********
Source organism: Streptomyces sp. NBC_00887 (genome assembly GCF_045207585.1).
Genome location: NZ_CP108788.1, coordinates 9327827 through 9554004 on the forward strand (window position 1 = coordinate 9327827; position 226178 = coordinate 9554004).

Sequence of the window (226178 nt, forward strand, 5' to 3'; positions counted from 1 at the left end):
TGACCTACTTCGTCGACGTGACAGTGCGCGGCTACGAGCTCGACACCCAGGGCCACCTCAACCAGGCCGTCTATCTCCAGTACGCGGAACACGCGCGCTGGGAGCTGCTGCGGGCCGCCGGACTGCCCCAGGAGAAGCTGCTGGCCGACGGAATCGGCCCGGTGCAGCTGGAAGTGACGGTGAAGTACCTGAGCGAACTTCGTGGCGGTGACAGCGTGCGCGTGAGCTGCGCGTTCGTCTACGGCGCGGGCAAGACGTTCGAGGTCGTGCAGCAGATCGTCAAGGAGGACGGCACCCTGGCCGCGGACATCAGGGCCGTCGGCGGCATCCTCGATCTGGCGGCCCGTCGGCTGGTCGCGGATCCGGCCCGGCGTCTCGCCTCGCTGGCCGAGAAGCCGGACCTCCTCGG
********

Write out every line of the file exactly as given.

Source organism: Streptomyces sp. NBC_00887 (genome assembly GCF_045207585.1).
Genome location: NZ_CP108788.1, coordinates 9327827 through 9554004 on the forward strand (window position 1 = coordinate 9327827; position 226178 = coordinate 9554004).

Sequence of the window (226178 nt, forward strand, 5' to 3'; positions counted from 1 at the left end):
TGACCTACTTCGTCGACGTGACAGTGCGCGGCTACGAGCTCGACACCCAGGGCCACCTCAACCAGGCCGTCTATCTCCAGTACGCGGAACACGCGCGCTGGGAGCTGCTGCGGGCCGCCGGACTGCCCCAGGAGAAGCTGCTGGCCGACGGAATCGGCCCGGTGCAGCTGGAAGTGACGGTGAAGTACCTGAGCGAACTTCGTGGCGGTGACAGCGTGCGCGTGAGCTGCGCGTTCGTCTACGGCGCGGGCAAGACGTTCGAGGTCGTGCAGCAGATCGTCAAGGAGGACGGCACCCTGGCCGCGGACATCAGGGCCGTCGGCGGCATCCTCGATCTGGCGGCCCGTCGGCTGGTCGCGGATCCGGCCCGGCGTCTCGCCTCGCTGGCCGAGAAGCCGGACCTCCTCGG